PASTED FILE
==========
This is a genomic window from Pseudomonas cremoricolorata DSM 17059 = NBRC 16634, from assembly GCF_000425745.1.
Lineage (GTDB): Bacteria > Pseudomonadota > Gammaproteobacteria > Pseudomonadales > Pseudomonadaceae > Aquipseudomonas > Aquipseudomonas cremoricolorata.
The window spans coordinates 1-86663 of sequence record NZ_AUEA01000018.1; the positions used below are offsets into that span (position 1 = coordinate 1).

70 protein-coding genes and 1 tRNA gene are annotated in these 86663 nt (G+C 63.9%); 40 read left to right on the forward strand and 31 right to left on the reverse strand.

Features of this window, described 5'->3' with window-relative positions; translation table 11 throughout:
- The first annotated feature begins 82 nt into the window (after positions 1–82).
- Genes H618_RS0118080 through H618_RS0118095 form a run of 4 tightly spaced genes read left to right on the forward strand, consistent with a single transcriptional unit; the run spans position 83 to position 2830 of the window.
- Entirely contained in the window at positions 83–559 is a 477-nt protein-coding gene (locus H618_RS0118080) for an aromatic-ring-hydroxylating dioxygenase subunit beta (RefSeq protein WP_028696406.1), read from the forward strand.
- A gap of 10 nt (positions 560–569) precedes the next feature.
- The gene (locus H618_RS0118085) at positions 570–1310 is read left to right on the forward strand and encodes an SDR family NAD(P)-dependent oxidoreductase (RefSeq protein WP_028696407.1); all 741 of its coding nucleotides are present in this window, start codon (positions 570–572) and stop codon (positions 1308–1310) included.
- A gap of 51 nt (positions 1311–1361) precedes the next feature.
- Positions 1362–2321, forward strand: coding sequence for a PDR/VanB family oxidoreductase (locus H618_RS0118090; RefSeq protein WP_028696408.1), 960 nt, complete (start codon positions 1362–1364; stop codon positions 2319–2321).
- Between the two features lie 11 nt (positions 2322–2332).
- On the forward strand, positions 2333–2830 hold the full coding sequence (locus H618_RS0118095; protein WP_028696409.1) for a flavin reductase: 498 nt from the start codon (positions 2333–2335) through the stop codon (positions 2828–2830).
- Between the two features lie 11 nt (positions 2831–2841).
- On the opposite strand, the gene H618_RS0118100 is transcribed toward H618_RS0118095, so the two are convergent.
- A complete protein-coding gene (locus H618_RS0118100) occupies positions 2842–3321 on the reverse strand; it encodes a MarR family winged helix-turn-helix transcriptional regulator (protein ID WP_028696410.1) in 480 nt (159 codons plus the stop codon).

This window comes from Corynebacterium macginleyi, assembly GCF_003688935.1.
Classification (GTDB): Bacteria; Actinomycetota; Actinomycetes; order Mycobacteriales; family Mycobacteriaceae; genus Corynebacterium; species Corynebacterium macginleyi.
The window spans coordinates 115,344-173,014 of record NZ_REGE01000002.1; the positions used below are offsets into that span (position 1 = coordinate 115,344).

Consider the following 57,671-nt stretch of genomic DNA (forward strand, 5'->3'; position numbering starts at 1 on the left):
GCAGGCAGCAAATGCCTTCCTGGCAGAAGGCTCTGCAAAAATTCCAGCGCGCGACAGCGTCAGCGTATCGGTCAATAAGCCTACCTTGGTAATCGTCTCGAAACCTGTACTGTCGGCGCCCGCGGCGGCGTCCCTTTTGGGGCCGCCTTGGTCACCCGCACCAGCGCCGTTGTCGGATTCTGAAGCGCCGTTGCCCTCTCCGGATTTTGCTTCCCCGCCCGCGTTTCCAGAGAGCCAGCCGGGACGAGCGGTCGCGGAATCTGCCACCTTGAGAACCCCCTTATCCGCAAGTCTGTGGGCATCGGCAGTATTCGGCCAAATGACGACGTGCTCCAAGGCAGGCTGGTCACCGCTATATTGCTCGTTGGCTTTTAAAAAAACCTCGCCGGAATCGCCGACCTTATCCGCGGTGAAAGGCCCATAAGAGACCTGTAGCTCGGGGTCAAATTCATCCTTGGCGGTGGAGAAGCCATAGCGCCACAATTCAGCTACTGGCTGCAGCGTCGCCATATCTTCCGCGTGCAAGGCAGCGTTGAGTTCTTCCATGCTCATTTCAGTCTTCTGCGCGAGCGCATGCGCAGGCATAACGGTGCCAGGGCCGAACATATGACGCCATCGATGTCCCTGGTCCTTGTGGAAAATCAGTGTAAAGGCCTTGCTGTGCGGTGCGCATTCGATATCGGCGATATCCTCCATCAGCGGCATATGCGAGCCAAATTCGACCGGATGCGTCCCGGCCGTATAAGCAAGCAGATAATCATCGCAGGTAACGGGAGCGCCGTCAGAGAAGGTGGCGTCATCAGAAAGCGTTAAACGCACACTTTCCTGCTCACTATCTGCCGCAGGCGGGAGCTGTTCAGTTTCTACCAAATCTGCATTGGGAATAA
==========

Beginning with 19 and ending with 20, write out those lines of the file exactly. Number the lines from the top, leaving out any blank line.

Classification (GTDB): Bacteria; Actinomycetota; Actinomycetes; order Mycobacteriales; family Mycobacteriaceae; genus Corynebacterium; species Corynebacterium macginleyi.
The window spans coordinates 115,344-173,014 of record NZ_REGE01000002.1; the positions used below are offsets into that span (position 1 = coordinate 115,344).